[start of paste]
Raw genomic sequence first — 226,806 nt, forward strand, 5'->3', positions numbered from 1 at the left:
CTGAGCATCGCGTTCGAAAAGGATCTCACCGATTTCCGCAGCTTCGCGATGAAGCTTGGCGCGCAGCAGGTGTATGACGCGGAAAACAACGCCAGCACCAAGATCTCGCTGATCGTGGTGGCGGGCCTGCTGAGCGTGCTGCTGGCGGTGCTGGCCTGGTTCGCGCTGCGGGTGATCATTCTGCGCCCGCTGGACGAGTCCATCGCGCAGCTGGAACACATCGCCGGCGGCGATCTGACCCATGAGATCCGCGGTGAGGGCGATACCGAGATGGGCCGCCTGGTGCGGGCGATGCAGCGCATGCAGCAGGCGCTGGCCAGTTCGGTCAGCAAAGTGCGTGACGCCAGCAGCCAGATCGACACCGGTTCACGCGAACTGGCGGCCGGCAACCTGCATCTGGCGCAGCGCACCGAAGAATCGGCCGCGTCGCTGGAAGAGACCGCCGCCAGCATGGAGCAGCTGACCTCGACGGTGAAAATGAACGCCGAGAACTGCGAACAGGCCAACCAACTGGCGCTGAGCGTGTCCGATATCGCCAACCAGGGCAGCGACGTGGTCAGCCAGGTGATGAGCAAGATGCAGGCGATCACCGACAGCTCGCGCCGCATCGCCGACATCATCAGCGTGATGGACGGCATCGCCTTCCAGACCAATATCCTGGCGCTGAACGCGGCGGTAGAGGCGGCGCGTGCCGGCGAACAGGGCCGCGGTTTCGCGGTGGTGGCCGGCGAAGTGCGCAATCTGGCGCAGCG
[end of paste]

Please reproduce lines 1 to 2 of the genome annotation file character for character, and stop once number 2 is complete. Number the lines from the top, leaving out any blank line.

Raw genomic sequence first — 226,806 nt, forward strand, 5'->3', positions numbered from 1 at the left:
CTGAGCATCGCGTTCGAAAAGGATCTCACCGATTTCCGCAGCTTCGCGATGAAGCTTGGCGCGCAGCAGGTGTATGACGCGGAAAACAACGCCAGCACCAAGATCTCGCTGATCGTGGTGGCGGGCCTGCTGAGCGTGCTGCTGGCGGTGCTGGCCTGGTTCGCGCTGCGGGTGATCATTCTGCGCCCGCTGGACGAGTCCATCGCGCAGCTGGAACACATCGCCGGCGGCGATCTGACCCATGAGATCCGCGGTGAGGGCGATACCGAGATGGGCCGCCTGGTGCGGGCGATGCAGCGCATGCAGCAGGCGCTGGCCAGTTCGGTCAGCAAAGTGCGTGACGCCAGCAGCCAGATCGACACCGGTTCACGCGAACTGGCGGCCGGCAACCTGCATCTGGCGCAGCGCACCGAAGAATCGGCCGCGTCGCTGGAAGAGACCGCCGCCAGCATGGAGCAGCTGACCTCGACGGTGAAAATGAACGCCGAGAACTGCGAACAGGCCAACCAACTGGCGCTGAGCGTGTCCGATATCGCCAACCAGGGCAGCGACGTGGTCAGCCAGGTGATGAGCAAGATGCAGGCGATCACCGACAGCTCGCGCCGCATCGCCGACATCATCAGCGTGATGGACGGCATCGCCTTCCAGACCAATATCCTGGCGCTGAACGCGGCGGTAGAGGCGGCGCGTGCCGGCGAACAGGGCCGCGGTTTCGCGGTGGTGGCCGGCGAAGTGCGCAATCTGGCGCAGCG